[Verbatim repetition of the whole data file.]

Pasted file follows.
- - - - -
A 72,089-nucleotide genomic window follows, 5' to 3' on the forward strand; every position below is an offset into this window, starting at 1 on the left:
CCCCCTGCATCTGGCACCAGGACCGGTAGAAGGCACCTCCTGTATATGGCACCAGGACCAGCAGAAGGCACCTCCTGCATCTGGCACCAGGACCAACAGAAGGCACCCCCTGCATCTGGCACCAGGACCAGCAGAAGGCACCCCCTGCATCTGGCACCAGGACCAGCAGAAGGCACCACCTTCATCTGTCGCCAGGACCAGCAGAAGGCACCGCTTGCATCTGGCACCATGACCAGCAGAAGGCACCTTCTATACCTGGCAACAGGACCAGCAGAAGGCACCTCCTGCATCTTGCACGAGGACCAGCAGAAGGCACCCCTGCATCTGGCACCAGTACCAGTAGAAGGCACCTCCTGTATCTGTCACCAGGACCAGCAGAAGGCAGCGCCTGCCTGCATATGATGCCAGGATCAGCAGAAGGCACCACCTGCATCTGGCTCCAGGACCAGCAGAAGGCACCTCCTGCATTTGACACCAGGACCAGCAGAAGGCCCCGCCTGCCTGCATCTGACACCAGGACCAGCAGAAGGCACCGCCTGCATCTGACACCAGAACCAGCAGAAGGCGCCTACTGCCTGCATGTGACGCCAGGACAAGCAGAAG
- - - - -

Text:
A 72,089-nucleotide genomic window follows, 5' to 3' on the forward strand; every position below is an offset into this window, starting at 1 on the left:
CCCCCTGCATCTGGCACCAGGACCGGTAGAAGGCACCTCCTGTATATGGCACCAGGACCAGCAGAAGGCACCTCCTGCATCTGGCACCAGGACCAACAGAAGGCACCCCCTGCATCTGGCACCAGGACCAGCAGAAGGCACCCCCTGCATCTGGCACCAGGACCAGCAGAAGGCACCACCTTCATCTGTCGCCAGGACCAGCAGAAGGCACCGCTTGCATCTGGCACCATGACCAGCAGAAGGCACCTTCTATACCTGGCAACAGGACCAGCAGAAGGCACCTCCTGCATCTTGCACGAGGACCAGCAGAAGGCACCCCTGCATCTGGCACCAGTACCAGTAGAAGGCACCTCCTGTATCTGTCACCAGGACCAGCAGAAGGCAGCGCCTGCCTGCATATGATGCCAGGATCAGCAGAAGGCACCACCTGCATCTGGCTCCAGGACCAGCAGAAGGCACCTCCTGCATTTGACACCAGGACCAGCAGAAGGCCCCGCCTGCCTGCATCTGACACCAGGACCAGCAGAAGGCACCGCCTGCATCTGACACCAGAACCAGCAGAAGGCGCCTACTGCCTGCATGTGACGCCAGGACAAGCAGAAG